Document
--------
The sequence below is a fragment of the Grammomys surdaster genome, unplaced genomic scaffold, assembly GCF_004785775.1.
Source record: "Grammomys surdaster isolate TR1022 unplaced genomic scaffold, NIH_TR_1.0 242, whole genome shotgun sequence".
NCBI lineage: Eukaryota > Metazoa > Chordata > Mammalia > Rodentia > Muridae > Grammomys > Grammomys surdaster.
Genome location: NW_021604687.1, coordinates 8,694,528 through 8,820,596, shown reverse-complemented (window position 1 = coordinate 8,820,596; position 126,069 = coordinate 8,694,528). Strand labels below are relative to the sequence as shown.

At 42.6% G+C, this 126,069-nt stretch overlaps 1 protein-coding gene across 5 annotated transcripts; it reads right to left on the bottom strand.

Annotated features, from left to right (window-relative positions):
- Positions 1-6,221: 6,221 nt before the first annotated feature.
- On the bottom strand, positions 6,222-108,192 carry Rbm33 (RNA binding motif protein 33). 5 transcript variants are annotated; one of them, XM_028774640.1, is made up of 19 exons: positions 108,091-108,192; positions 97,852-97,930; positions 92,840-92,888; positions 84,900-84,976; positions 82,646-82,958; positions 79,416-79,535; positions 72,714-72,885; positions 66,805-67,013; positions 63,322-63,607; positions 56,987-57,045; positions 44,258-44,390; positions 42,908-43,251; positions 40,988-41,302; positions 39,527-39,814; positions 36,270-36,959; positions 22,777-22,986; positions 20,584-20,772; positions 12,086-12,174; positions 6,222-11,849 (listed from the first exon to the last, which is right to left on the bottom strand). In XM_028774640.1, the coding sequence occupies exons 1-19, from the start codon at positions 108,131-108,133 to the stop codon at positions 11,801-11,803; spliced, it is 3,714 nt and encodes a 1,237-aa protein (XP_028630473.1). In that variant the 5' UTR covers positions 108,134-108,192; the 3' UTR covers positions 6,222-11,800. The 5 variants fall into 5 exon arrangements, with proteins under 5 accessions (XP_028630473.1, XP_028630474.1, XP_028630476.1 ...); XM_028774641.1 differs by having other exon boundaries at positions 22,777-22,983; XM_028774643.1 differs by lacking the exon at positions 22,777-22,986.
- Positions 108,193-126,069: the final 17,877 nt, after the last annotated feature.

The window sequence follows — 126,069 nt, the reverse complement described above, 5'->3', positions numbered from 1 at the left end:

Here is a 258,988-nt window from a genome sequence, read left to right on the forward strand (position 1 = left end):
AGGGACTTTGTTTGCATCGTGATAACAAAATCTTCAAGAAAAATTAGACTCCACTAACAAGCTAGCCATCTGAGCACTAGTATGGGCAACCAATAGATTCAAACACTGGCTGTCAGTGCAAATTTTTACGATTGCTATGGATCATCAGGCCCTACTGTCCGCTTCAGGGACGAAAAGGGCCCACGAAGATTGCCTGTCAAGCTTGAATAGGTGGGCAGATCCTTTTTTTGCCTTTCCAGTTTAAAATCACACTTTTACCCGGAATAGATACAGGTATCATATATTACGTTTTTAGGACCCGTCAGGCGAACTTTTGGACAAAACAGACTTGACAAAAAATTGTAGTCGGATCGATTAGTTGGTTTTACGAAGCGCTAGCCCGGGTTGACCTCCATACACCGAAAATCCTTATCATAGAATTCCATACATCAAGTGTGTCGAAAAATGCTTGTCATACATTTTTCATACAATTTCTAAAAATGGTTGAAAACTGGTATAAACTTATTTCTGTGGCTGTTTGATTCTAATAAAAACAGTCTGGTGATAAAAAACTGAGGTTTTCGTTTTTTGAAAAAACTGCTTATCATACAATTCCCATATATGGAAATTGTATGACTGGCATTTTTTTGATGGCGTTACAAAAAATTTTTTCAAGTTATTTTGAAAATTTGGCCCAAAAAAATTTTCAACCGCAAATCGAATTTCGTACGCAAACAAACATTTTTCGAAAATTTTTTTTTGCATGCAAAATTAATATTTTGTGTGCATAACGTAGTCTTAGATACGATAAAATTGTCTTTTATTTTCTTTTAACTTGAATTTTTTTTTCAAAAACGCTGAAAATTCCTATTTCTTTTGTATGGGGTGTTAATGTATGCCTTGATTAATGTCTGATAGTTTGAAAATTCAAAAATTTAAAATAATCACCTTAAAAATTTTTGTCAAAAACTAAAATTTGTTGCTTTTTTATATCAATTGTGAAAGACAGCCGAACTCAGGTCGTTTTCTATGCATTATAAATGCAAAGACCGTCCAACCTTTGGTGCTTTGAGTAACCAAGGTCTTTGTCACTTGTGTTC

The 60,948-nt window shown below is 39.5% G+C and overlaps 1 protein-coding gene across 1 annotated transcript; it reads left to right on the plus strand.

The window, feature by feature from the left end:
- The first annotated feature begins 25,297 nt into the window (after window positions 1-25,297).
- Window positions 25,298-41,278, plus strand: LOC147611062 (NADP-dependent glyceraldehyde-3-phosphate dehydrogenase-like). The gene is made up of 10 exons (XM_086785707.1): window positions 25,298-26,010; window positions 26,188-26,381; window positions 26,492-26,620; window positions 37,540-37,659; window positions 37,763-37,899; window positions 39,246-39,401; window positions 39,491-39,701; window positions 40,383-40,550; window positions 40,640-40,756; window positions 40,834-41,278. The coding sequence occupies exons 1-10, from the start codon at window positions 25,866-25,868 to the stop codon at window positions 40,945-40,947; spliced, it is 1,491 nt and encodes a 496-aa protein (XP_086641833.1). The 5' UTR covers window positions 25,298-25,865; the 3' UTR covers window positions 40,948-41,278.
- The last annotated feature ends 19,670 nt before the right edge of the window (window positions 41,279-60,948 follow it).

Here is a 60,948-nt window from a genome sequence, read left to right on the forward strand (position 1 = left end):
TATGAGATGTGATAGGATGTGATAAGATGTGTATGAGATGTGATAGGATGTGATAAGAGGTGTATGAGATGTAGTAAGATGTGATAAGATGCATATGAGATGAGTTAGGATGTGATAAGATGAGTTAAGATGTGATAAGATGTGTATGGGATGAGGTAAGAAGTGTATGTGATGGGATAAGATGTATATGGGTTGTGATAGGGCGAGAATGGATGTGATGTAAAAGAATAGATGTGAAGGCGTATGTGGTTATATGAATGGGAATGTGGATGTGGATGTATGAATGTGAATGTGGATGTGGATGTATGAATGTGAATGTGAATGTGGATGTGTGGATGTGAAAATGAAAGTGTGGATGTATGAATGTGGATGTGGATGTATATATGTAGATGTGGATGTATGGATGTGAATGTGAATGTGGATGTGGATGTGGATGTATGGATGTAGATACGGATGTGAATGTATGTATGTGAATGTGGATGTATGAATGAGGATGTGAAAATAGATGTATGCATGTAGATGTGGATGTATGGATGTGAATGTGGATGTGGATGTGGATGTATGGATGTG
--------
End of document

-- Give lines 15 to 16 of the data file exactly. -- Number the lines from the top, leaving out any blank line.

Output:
- The first annotated feature begins 25,297 nt into the window (after window positions 1-25,297).
- Window positions 25,298-41,278, plus strand: LOC147611062 (NADP-dependent glyceraldehyde-3-phosphate dehydrogenase-like). The gene is made up of 10 exons (XM_086785707.1): window positions 25,298-26,010; window positions 26,188-26,381; window positions 26,492-26,620; window positions 37,540-37,659; window positions 37,763-37,899; window positions 39,246-39,401; window positions 39,491-39,701; window positions 40,383-40,550; window positions 40,640-40,756; window positions 40,834-41,278. The coding sequence occupies exons 1-10, from the start codon at window positions 25,866-25,868 to the stop codon at window positions 40,945-40,947; spliced, it is 1,491 nt and encodes a 496-aa protein (XP_086641833.1). The 5' UTR covers window positions 25,298-25,865; the 3' UTR covers window positions 40,948-41,278.